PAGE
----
Leading Edge TEST
When Your Patient Asks WHY?
Why make lifestyle changes?
Why not just take the medicine?
Why isn't the way we have always done it good enough?
They are always saying different things, how do I know this won't change next week?
There are a few issues at play here, the first is that good science--good research--doesn't change quickly. The news media is not always looking for good science, it is looking for headlines and diet news is often the biggest news so they grab any study they can to promote their marketing.
What is good science? It involves avoiding conflict of interest--if the company that paid for the study benefits by the results they should be very suspect. If there were only a few participants, or the study wasn't well structured to factor out issues that could give false results (for example if smoking is not factored in) or false conclusions are drawn (in science we like to say correlation does not imply causation--just because people who have emphysema also have athlete's foot does not mean one caused the other). If I eat crickets and my cancer goes into remission, does that mean eating crickets cures cancer? It may seem like a joke, but this type of bad science is in evidence all the time--especially on the internet.
So, how do we convince clients that this "new" way, starting with lifestyle changes, supplements and complementary medicine like acupuncture, meditation and yoga, is worth embracing?
By looking at some solid statistics.
At the Integrative Health Care Symposium in New York, Tracy Gaudet, MD, the new head of the Veteran's Health Administration (VHA) presented: Integrative Health: Healthcare Improvement or True Transformation? While there is no definitive answer to her question yet, she presented some convincing statistics--the solid science type--that are very important to what we are doing. As iRNPAs. we are paradigm shifters. We are bridging the vast divide between the way things were and the way they can, and really must, be. Why? Because the way they were is killing us slowly and very expensively.
One sobering statistic comes from the UC Project for Global Inequality. Of the top 31 industrialized nations, we ranked 27th in life expectancy and first, by a large margin, in costs. In Japan, ranked #1, the life expectancy averages 81.2 years and the average yearly cost of medical care? $2100.00 per year. The US? Average age at death 77 and average cost of medical care per year? $4500.00--more than double for a shorter life span. The country right next to us in lifespan, neck and neck, only spends 77.00 per year, per resident, on medical care. Care to guess? It is Cuba. We live about as long as Cubans and spend 58 times more than they do.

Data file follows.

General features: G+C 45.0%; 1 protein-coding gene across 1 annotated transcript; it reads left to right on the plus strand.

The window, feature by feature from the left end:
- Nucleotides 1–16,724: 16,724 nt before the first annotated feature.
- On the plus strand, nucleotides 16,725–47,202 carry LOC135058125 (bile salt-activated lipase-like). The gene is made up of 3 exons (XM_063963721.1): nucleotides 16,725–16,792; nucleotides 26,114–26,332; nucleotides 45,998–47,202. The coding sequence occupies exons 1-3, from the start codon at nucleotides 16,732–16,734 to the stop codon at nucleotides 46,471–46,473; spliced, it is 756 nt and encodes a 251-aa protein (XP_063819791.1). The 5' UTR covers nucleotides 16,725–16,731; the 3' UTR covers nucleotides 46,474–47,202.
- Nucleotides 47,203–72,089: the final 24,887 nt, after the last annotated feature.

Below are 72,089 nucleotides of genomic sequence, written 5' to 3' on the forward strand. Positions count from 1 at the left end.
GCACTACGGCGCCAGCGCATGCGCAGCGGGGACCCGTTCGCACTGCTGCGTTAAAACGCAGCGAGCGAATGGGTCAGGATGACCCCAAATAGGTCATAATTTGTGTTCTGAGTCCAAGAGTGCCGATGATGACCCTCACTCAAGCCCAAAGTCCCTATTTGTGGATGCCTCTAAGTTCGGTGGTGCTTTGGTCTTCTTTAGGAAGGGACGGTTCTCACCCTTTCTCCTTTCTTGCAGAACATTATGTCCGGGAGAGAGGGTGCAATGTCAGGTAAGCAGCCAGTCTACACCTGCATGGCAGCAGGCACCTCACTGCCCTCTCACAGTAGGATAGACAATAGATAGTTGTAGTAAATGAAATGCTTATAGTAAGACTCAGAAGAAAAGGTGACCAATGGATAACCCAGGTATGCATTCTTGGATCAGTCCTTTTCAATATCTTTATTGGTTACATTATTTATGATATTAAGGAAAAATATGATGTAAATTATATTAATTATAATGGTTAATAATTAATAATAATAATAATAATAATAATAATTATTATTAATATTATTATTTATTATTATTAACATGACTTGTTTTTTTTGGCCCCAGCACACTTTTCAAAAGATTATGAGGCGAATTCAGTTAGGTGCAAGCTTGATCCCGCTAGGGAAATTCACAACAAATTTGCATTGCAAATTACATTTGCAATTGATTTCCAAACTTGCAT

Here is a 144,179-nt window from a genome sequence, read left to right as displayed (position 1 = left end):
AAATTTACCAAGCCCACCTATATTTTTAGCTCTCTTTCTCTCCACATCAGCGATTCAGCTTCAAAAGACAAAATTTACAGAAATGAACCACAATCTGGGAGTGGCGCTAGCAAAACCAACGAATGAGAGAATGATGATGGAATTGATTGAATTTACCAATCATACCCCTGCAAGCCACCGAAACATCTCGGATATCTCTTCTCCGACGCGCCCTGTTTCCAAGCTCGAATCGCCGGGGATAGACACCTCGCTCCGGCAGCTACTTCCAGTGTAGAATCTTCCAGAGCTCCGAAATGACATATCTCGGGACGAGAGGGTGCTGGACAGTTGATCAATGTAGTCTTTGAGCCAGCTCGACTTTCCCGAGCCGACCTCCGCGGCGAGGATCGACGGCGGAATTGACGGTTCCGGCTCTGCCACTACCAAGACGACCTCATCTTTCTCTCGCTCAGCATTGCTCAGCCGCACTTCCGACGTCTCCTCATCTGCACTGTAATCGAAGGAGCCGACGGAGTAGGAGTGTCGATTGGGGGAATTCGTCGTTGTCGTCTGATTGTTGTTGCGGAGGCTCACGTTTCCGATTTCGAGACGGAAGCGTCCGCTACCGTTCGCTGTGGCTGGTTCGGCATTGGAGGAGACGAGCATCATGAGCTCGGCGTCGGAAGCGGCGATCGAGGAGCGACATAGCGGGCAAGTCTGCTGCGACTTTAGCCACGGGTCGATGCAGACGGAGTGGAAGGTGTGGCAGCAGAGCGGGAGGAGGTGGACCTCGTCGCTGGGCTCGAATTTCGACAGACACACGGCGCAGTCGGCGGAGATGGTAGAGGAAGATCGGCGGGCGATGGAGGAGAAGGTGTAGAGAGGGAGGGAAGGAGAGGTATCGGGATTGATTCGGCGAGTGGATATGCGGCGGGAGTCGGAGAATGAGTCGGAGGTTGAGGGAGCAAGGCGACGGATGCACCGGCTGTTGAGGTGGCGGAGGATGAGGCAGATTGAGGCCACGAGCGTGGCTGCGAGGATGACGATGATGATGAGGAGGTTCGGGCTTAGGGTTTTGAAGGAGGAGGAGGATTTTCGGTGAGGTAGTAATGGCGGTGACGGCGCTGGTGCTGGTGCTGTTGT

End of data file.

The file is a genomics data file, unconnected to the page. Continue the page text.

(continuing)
Right now healthcare in America consumes 18% of our GDP. At this rate that number will be 31% by 2021. That is unsustainable by any measure, it will crush this country under massive debt and lost productivity. For what?
In the US, between 2000 and 2009:
- Heart Disease increased by 25%
- Diabetes increased by 32%
- Stroke increased by 27%
In just nine years! (US Dept of Health & Human Services, CDC, data)
From 2006 to the end of 2013 the use of dialysis at the VHA doubled! That is a 100% increase in kidney failure. They have already exceeded their capacity and at this rate it will be virtually impossible for them to add services as quickly as they are needed--and that cost alone would overwhelm the budget for all types of care. There is no way to pay for it.
And that brings us to the major point. Increasing the amount of money we spend on medical care has NOT improved our outcomes. Building more dialysis centers, performing more heart catheterizations, and passing out more medication has not improved quality of life or longevity.
1.3 million angioplasties were done in 2006 at a cost of 60 Billion:
Yet angioplasties and stents DO NOT prolong life or prevent heart attacks in stable patients--which are the recipients of 95% of these procedures. (N Eng J of Med, 2007)
448,000 bypasses at 100,000 each = 44 billion spent in 2006
Yet bypass surgery prolongs life in less than 3% of patients
Changing lifestyle could prevent at least 90% of all heart disease! (Lancet, 2004)
That is where we come in. Nurses are the most trusted professionals in America, and have been for decades. The American system of care, and the care itself, is fragmented. The system is outmoded. We must lead the way by following our mandate as nurses to always advocate for the patient--to guide them and fight for them even before they understand the stakes. Our advantage is our training in Functional and Integrative medicine. We can offer meaningful solutions.
How do we do this?
- By putting the person at the center of care and not the disease
- By helping them to create a life worth living
- Focusing on relationship: ours with them and theirs with others
- Teaching and encouraging self care, self advocacy and empowerment
- Providing personalized planning individualized to their goals, needs and beliefs
- Generously giving positive feedback
- Finding resources and referrals to meet their unique needs
- Creating a personal plan in partnership with each client and their healthcare team